Well-oiled Bribery Machine Centered Around Yisrael Beiteinu

The decision to go public with the corruption suspicions during an election campaign is surely a result of a sufficient accumulation of incriminating evidence.

Emil Salman

The huge corruption scandal exposed Wednesday morning that led to the arrest of some 30 suspects is the result of intense investigative work that has been going on for more than a year. The list of suspects includes Deputy Interior Minister Faina Kirshenbaum, former Tourism Minister Stas Misezhnikov, the director general of a government ministry, heads of local authorities and other senior officials.

The list leaves no room for doubt – the suspicions involve a well-oiled system of bribery centered around a single political party, Yisrael Beiteinu, a party now tainted with the stain of corruption. Yisrael Beiteinu denied the claims and accused law enforcement of political persecution. While this might be a new case, there’s nothing really new about that.

This investigation was born of many pieces of information, complaints, reports and intelligence that was accumulated by the Israel Police until finally the penny dropped. Detectives in the Lahav 433 investigation unit were able to piece together the puzzle until it formed a picture of a nationwide bribery operation. According to the reports, the suspicions involve bribery and breach of trust to the tune of millions of shekels – all public funds – that were allegedly diverted for irrelevant reasons by decision-makers influenced by bribes.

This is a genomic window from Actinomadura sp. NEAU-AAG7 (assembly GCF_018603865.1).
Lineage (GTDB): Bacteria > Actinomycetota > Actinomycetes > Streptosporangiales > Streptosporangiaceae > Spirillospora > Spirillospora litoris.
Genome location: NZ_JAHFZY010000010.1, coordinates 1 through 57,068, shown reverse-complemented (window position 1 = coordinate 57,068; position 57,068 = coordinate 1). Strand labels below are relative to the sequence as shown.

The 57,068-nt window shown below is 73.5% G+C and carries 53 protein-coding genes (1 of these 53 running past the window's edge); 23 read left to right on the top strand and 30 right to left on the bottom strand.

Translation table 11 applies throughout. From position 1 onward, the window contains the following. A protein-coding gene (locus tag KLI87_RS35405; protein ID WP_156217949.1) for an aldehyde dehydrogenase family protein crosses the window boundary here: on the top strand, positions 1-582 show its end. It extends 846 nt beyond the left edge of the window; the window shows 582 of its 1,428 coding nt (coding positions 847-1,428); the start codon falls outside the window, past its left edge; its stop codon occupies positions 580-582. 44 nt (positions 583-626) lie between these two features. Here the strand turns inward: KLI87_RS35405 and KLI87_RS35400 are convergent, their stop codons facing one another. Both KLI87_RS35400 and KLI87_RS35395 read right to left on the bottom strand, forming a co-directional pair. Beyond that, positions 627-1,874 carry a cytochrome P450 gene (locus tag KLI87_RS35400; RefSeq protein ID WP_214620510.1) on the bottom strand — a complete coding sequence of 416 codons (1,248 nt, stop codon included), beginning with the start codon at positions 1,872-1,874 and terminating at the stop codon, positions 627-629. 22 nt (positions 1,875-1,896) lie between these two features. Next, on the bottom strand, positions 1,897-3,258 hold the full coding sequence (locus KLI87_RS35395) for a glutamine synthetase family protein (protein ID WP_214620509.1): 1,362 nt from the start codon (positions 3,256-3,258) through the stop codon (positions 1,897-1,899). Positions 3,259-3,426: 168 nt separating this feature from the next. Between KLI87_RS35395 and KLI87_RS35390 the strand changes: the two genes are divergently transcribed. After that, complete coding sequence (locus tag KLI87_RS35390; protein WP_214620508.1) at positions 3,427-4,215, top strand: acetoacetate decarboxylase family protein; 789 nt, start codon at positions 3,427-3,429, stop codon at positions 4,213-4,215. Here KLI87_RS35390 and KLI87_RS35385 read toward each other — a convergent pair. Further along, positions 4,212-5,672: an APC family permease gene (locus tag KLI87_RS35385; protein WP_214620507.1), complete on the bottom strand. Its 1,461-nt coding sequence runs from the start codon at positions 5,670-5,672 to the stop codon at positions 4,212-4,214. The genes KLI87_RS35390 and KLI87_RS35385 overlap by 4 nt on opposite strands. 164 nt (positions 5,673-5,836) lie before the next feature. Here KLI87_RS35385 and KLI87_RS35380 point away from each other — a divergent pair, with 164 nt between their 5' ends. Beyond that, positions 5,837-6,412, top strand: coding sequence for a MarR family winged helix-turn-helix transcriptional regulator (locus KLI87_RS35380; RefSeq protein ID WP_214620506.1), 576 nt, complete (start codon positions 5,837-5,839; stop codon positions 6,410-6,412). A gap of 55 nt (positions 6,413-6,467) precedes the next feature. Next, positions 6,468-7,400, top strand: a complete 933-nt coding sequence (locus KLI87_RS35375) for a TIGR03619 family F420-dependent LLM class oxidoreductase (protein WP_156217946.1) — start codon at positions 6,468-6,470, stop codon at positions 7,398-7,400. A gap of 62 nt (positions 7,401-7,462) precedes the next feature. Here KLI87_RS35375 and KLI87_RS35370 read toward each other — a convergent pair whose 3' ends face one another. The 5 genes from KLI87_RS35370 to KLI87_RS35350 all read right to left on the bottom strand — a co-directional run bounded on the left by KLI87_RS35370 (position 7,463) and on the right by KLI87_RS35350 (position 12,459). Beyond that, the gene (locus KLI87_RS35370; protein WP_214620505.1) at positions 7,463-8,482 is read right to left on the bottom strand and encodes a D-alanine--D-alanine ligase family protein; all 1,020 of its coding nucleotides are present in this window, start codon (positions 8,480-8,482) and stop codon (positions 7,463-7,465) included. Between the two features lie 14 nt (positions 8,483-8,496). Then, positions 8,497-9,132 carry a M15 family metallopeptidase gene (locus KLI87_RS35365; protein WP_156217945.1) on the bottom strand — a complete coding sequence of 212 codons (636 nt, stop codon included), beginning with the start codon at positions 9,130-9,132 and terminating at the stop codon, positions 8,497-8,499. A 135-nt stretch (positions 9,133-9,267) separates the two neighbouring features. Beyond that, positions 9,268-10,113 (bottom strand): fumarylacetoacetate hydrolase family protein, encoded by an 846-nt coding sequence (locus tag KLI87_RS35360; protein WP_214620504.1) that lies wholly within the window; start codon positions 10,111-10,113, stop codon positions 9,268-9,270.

The primary allegations are that the politicians and senior officials took cuts of what they arranged to have allocated to various groups and nonprofit associations from the public purse. These senior officials also allegedly received money in return for arranging appointments and jobs for their cronies. The “protectzia” method of providing for associates was upgraded to protectzia for payment.

Ministers, deputy ministers, MKs and Knesset committee chairmen all have influence on setting criteria for government support of various organizations. It isn’t so hard to tailor these criteria so that they look objective but actually match the characteristics of a specific group that the political official favors – for ideological reasons or because he’s been encouraged to favor it by a bribe. One assumes that the politicians will claim that these funds were already earmarked for these purposes and that there were no improper diversions; they will also try to present a legal front for receiving any monies they may have received, or a legal justification for the jobs that went to their friends.

From the minute the pieces of information began to form a single mosaic, Attorney General Yehuda Weinstein became the most important force in advancing the investigation. In such an investigation there is no alternative to close supervision by the attorney general and the state prosecution, because it requires approval for the use of especially sensitive investigation methods against very high-level officials.

This type of probe requires, for example, wiretapping MKs and ministers and searching the offices of politicians and political parties. Moreover, such an investigation requires an understanding of the whole power balance in the coalition – how monies are transferred, how budgets are allocated, who approves them, and how and why certain coalition decisions are made on the background of conversations and agreements made between the suspects behind the scenes.